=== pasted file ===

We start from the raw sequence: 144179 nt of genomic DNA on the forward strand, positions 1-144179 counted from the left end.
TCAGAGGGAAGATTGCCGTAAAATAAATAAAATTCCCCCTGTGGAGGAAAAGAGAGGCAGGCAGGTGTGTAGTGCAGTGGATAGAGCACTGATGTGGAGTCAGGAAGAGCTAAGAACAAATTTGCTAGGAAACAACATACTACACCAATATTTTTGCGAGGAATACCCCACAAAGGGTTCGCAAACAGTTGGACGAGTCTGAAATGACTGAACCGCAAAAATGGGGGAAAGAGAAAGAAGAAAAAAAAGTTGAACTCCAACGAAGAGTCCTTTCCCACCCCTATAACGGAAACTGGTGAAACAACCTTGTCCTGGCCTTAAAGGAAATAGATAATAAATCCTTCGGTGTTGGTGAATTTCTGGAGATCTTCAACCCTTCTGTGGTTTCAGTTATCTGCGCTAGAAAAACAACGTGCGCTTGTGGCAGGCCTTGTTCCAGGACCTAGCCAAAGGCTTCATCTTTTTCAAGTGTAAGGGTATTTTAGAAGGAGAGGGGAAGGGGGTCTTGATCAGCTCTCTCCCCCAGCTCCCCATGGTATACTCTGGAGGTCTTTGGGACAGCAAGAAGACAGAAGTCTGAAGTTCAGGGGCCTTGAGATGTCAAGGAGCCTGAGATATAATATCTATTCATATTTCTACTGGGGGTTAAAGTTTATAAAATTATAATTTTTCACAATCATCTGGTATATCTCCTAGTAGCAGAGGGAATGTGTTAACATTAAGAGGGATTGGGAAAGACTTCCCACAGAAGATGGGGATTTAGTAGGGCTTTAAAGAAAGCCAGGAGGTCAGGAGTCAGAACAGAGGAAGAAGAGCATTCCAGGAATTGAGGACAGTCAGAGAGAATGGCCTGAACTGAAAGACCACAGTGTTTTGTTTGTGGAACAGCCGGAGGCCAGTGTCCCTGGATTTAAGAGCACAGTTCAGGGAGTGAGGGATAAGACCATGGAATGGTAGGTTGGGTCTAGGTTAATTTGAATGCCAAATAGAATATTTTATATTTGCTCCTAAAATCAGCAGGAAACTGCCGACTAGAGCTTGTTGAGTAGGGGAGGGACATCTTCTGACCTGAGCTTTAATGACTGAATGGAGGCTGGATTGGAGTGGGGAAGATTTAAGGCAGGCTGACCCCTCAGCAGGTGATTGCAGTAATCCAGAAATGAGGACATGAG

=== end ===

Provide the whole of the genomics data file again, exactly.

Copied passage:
We start from the raw sequence: 144179 nt of genomic DNA on the forward strand, positions 1-144179 counted from the left end.
TCAGAGGGAAGATTGCCGTAAAATAAATAAAATTCCCCCTGTGGAGGAAAAGAGAGGCAGGCAGGTGTGTAGTGCAGTGGATAGAGCACTGATGTGGAGTCAGGAAGAGCTAAGAACAAATTTGCTAGGAAACAACATACTACACCAATATTTTTGCGAGGAATACCCCACAAAGGGTTCGCAAACAGTTGGACGAGTCTGAAATGACTGAACCGCAAAAATGGGGGAAAGAGAAAGAAGAAAAAAAAGTTGAACTCCAACGAAGAGTCCTTTCCCACCCCTATAACGGAAACTGGTGAAACAACCTTGTCCTGGCCTTAAAGGAAATAGATAATAAATCCTTCGGTGTTGGTGAATTTCTGGAGATCTTCAACCCTTCTGTGGTTTCAGTTATCTGCGCTAGAAAAACAACGTGCGCTTGTGGCAGGCCTTGTTCCAGGACCTAGCCAAAGGCTTCATCTTTTTCAAGTGTAAGGGTATTTTAGAAGGAGAGGGGAAGGGGGTCTTGATCAGCTCTCTCCCCCAGCTCCCCATGGTATACTCTGGAGGTCTTTGGGACAGCAAGAAGACAGAAGTCTGAAGTTCAGGGGCCTTGAGATGTCAAGGAGCCTGAGATATAATATCTATTCATATTTCTACTGGGGGTTAAAGTTTATAAAATTATAATTTTTCACAATCATCTGGTATATCTCCTAGTAGCAGAGGGAATGTGTTAACATTAAGAGGGATTGGGAAAGACTTCCCACAGAAGATGGGGATTTAGTAGGGCTTTAAAGAAAGCCAGGAGGTCAGGAGTCAGAACAGAGGAAGAAGAGCATTCCAGGAATTGAGGACAGTCAGAGAGAATGGCCTGAACTGAAAGACCACAGTGTTTTGTTTGTGGAACAGCCGGAGGCCAGTGTCCCTGGATTTAAGAGCACAGTTCAGGGAGTGAGGGATAAGACCATGGAATGGTAGGTTGGGTCTAGGTTAATTTGAATGCCAAATAGAATATTTTATATTTGCTCCTAAAATCAGCAGGAAACTGCCGACTAGAGCTTGTTGAGTAGGGGAGGGACATCTTCTGACCTGAGCTTTAATGACTGAATGGAGGCTGGATTGGAGTGGGGAAGATTTAAGGCAGGCTGACCCCTCAGCAGGTGATTGCAGTAATCCAGAAATGAGGACATGAG